Balance of Payments refers to the record of transactions maintained by a country with the rest of the world. It is a detailed list of international transactions that a country has with its trading partners. These transactions can be made by the residents, domestic businesses or by the government.
In an ideal situation, the sum of all the elements of BOP should be zero. However, this is rarely witnessed as most countries do not have the exact same amount of inflow as that of outflow.
The inflow and outflow from the rest of the world, can be with respect to goods, services, assets, investments, etc. Notably, a deflection from the ideal zero BOP state may not always be harmful.
The Balance of Payments is highly reflective of the economic strength of a country. Most of the impacts of BOP are indirectly observed on various macroeconomic indicators.
BOP comprises of two broad components, namely, Current Account and Capital Account. Sometimes the Capital Account is referred to as the Financial Account, along with a separate capital account. The Financial Account includes transactions in financial instruments and central bank reserves. While the capital account includes transactions in capital assets.
A balance in inflow and outflow of all these accounts makes for a BOP equal to 0.
A positive current account balance means that the domestic country is a net lender, while a negative current account balance indicates that the home country is a net debtor.
According to the double-entry accounting method, any entry on the export side would be adjusted with an appropriate entry on the import side. For example, for a good exported by the home country to a foreign country, the corresponding import transaction would be the inflow of foreign currency received in exchange for the good exported.
A capital account is said to be in deficit when a country purchases more assets than the assets it sells to the rest of the world. An increase in assets is followed by a corresponding decrease in cash and vice versa.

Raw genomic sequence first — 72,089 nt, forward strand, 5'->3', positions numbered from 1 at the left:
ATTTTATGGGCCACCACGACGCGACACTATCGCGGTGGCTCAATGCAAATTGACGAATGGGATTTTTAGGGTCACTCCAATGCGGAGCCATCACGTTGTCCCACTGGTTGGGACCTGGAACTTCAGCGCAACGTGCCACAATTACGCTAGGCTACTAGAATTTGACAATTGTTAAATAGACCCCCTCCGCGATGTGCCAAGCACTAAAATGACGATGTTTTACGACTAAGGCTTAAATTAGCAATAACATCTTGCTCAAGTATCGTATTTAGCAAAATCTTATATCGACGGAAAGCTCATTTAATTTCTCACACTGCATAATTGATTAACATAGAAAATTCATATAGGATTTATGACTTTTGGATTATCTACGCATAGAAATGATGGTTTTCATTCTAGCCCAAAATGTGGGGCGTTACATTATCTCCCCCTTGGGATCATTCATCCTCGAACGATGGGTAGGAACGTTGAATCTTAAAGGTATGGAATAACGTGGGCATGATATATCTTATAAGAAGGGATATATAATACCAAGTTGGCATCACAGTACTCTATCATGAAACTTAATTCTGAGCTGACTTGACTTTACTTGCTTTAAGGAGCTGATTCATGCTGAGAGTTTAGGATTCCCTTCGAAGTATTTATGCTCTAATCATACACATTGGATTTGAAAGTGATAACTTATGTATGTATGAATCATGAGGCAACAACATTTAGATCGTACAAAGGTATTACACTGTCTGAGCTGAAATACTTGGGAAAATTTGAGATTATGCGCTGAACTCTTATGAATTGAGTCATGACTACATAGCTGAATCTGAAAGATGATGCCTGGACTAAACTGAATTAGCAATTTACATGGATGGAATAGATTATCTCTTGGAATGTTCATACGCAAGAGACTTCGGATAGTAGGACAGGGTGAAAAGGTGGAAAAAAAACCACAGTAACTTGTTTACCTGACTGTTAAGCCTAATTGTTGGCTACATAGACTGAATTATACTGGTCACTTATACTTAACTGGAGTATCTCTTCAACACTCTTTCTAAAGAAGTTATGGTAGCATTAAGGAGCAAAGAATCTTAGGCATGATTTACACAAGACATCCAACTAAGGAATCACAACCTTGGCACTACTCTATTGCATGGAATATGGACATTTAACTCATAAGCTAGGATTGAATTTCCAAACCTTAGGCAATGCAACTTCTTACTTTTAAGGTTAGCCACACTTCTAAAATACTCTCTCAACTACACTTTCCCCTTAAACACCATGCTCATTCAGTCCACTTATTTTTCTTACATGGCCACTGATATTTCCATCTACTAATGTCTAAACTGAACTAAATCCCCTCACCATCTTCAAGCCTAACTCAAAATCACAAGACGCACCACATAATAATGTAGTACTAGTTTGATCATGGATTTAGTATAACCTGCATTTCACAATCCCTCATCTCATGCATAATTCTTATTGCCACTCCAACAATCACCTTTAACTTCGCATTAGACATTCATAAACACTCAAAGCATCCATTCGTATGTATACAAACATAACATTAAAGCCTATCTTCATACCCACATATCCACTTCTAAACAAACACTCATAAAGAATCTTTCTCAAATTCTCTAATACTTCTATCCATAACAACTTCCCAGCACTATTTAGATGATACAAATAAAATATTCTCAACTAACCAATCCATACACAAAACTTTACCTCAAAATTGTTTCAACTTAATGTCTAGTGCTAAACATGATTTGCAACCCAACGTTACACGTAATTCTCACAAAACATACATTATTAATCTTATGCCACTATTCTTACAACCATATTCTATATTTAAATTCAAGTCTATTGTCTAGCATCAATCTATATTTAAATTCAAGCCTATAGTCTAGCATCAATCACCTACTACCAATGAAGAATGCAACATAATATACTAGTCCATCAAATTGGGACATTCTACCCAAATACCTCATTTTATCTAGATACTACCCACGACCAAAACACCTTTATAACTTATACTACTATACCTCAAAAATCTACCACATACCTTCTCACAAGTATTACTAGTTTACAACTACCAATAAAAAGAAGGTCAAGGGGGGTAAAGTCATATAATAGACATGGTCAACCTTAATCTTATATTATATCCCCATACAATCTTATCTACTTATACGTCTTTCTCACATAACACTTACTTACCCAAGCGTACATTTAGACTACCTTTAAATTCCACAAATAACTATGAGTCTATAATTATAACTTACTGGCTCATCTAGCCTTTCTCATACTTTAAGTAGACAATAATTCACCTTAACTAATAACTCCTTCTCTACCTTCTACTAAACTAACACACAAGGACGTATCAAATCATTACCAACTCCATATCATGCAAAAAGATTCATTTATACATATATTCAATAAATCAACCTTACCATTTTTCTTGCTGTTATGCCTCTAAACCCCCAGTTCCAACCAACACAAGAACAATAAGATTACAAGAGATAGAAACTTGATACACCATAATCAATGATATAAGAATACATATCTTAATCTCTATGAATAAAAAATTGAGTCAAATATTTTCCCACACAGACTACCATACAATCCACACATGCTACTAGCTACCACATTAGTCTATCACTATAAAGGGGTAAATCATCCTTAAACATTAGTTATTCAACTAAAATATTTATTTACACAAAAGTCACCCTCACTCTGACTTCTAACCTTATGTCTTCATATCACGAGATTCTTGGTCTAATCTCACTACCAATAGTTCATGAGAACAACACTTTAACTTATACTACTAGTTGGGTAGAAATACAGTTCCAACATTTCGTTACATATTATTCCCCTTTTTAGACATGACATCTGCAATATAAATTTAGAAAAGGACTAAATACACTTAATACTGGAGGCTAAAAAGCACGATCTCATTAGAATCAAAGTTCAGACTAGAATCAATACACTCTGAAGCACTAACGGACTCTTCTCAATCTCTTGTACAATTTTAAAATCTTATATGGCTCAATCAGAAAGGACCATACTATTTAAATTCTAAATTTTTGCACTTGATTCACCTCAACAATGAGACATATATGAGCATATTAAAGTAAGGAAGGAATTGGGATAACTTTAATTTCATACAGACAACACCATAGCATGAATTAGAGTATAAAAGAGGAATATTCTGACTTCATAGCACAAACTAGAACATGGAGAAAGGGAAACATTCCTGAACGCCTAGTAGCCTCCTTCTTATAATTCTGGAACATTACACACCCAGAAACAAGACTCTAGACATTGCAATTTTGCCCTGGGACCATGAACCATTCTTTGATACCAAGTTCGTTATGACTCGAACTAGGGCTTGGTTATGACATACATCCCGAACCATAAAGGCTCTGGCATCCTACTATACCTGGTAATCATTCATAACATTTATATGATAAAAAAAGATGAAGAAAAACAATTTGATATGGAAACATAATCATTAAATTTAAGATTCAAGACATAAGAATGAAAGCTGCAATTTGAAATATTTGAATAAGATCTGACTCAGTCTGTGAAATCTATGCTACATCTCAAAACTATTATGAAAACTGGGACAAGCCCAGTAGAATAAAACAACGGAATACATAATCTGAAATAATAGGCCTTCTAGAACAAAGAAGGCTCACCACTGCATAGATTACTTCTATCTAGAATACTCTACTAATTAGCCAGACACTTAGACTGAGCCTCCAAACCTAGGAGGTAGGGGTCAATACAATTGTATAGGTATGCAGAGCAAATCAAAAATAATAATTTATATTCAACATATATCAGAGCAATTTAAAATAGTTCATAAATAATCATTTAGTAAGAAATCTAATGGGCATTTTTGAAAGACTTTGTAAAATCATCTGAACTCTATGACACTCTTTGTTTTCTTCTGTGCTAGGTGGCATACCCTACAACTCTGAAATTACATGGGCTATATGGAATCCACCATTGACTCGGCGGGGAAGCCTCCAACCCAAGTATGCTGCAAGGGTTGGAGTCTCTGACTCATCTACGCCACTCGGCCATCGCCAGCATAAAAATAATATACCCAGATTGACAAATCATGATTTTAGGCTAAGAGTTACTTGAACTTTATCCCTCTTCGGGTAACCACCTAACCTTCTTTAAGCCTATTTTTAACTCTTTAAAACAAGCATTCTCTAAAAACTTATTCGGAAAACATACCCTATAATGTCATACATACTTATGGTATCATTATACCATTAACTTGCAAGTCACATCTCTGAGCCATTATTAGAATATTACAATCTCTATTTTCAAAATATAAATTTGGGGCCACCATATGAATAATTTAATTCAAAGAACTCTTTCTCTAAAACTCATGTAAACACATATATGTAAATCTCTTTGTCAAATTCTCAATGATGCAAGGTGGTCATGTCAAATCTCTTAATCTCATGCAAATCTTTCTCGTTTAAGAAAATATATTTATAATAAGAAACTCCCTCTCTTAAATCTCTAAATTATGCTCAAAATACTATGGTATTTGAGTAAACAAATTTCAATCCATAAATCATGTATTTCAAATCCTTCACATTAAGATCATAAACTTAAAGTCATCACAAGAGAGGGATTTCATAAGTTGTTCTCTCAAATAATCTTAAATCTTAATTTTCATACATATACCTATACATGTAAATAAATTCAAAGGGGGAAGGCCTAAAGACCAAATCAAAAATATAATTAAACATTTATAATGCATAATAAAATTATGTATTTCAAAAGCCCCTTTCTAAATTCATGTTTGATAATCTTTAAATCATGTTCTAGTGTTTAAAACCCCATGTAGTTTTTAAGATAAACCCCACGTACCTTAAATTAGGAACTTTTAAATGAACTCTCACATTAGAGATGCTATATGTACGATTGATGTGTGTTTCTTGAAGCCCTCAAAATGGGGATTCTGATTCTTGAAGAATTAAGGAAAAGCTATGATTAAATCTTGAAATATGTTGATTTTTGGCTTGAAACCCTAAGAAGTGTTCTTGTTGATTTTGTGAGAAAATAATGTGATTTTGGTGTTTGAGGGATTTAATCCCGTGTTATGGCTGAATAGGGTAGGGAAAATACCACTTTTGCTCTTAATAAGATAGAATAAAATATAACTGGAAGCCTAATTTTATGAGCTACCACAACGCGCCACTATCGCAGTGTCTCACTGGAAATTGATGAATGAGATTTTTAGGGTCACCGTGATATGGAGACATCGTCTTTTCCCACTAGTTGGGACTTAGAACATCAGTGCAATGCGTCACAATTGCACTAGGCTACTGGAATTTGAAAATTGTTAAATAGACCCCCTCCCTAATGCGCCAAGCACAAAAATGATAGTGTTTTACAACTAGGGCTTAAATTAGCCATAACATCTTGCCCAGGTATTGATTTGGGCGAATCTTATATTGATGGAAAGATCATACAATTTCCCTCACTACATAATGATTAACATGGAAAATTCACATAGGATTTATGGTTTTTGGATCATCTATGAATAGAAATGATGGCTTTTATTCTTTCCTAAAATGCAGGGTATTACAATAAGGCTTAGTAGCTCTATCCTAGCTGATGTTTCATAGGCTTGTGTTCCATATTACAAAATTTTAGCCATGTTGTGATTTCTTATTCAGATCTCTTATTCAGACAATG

In some countries, the capital account is known as the financial account and has separate component called the capital account. This capital account records the transactions that do not affect the income, production or savings like international transfer of trademarks and rights, etc.
In layman’s language, BOP tells us whether the country is earning enough to meet its expenditure. If there is a deficit, then it can point towards the country’s growing expenses which are not sufficed by the income generated. Thus, there is a need to generate debt in order to fund the current requirements. Many a times the need to repay current debt gives rise to more debt. Therefore, an endless cycle of financing previous debt with current period loans takes place.
The credit received from the rest of the world is generated either by taking a loan, which adds as a liability in the accounts or by selling off the assets currently possessed by the country. These assets can be natural resources, land, commodities, etc.
A surplus on the other hand means that a country is exporting more than it is importing in all its existing BOP accounts. This can be a positive sign in most instances as it points towards stronger economic movements.
A surplus can encourage the home country to invest in production of goods and services and in turn promote GDP growth. However, an export-driven growth in the long run could point to lack of sufficient demand in the home country. In such a case, the government should boost consumer spending in home country in order to become more self- reliant.
BOP depends on various factors. These include: